I'm a college freshman, and my dance program isn't challenging enough. We only have ballet three times a week and a few hours of modern, and my classmates aren't as dedicated as I am. There's a small dance company nearby, where I was hoping to take extra classes, but I don't have a car. I want to transfer, but I feel like I won't be in good enough shape for auditions. —Tara


I think you should trust your gut that you're not in the right college program. I'm sure that must be frustrating, but you seem to have a lot of motivation. Try not to lose that as the year progresses, because you need to push yourself in a way that your school isn't.

On the days you don't have ballet, or on weekends, find an empty studio and give yourself class. Even if you're short on time, a ballet barre and pointework exercises can help you maintain your technique. Take advantage of any cross-training equipment your college provides, too, such as Pilates reformers or ellipticals, to keep your core strong and your endurance up. And make the most of the few ballet classes you are getting—challenge yourself by repeating combinations with another group, adding relevé to barre exercises, like adagio, and incorporating batterie to petit allégro.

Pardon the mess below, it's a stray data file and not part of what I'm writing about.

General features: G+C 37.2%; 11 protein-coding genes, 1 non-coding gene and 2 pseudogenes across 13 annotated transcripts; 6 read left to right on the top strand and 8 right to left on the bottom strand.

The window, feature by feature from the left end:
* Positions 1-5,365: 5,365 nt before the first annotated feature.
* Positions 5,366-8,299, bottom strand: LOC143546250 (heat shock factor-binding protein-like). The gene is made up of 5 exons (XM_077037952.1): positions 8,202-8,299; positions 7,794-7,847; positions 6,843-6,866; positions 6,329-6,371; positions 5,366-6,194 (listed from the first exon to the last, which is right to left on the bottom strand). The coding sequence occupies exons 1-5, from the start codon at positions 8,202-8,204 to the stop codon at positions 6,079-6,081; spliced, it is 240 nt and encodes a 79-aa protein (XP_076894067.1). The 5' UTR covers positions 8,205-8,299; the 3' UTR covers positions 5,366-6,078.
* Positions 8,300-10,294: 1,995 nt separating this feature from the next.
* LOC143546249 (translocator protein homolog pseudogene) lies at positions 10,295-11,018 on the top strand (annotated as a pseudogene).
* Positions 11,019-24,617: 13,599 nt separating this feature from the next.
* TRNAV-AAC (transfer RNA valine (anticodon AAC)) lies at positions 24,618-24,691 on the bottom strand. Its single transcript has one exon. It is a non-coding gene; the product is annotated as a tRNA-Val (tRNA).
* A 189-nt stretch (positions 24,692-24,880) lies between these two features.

I also wouldn't give up on the nearby company just yet. Is it possible to bike there, take public transportation or use a ride-sharing service? All of this extra work may feel like a hassle, but keep your eye on the prize—it will be worth it once you transfer to the right school.

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Rachel Neville, Courtesy Ellison Ballet

If you've got your heart set on dancing for, say, San Francisco Ballet, you should attend a school that specializes in Balanchine, right? Not necessarily: It's actually a misconception that you have to train in a particular style or technique in order to pursue a career in that style. Ellison Ballet in New York City—which specializes in Vaganova technique—is living proof: Graduates of Ellison's year-round program and summer intensives go on to ballet companies that perform in a wide range of styles, and use what they've learned from Vaganova to land jobs.

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Students at Ellison Ballet's Classical Pas de Deux Intensive learning the pas from Don Quixote. Rachel Neville, Courtesy Ellison Ballet.

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